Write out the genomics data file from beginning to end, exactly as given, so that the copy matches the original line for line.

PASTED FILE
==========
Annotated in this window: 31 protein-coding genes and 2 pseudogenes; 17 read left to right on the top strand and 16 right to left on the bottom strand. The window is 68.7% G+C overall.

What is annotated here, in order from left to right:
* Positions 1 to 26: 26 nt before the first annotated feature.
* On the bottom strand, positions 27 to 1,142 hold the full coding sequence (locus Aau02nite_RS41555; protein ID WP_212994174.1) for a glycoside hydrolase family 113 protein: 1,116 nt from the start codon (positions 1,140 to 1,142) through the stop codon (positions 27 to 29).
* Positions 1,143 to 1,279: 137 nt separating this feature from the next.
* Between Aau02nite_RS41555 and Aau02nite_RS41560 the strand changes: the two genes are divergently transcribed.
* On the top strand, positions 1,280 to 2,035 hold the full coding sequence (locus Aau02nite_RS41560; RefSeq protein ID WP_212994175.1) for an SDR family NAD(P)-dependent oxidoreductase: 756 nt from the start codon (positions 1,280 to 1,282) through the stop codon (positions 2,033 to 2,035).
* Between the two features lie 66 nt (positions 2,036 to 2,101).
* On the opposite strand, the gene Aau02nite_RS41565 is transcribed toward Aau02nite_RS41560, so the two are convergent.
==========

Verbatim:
Annotated in this window: 31 protein-coding genes and 2 pseudogenes; 17 read left to right on the top strand and 16 right to left on the bottom strand. The window is 68.7% G+C overall.

What is annotated here, in order from left to right:
* Positions 1 to 26: 26 nt before the first annotated feature.
* On the bottom strand, positions 27 to 1,142 hold the full coding sequence (locus Aau02nite_RS41555; protein ID WP_212994174.1) for a glycoside hydrolase family 113 protein: 1,116 nt from the start codon (positions 1,140 to 1,142) through the stop codon (positions 27 to 29).
* Positions 1,143 to 1,279: 137 nt separating this feature from the next.
* Between Aau02nite_RS41555 and Aau02nite_RS41560 the strand changes: the two genes are divergently transcribed.
* On the top strand, positions 1,280 to 2,035 hold the full coding sequence (locus Aau02nite_RS41560; RefSeq protein ID WP_212994175.1) for an SDR family NAD(P)-dependent oxidoreductase: 756 nt from the start codon (positions 1,280 to 1,282) through the stop codon (positions 2,033 to 2,035).
* Between the two features lie 66 nt (positions 2,036 to 2,101).
* On the opposite strand, the gene Aau02nite_RS41565 is transcribed toward Aau02nite_RS41560, so the two are convergent.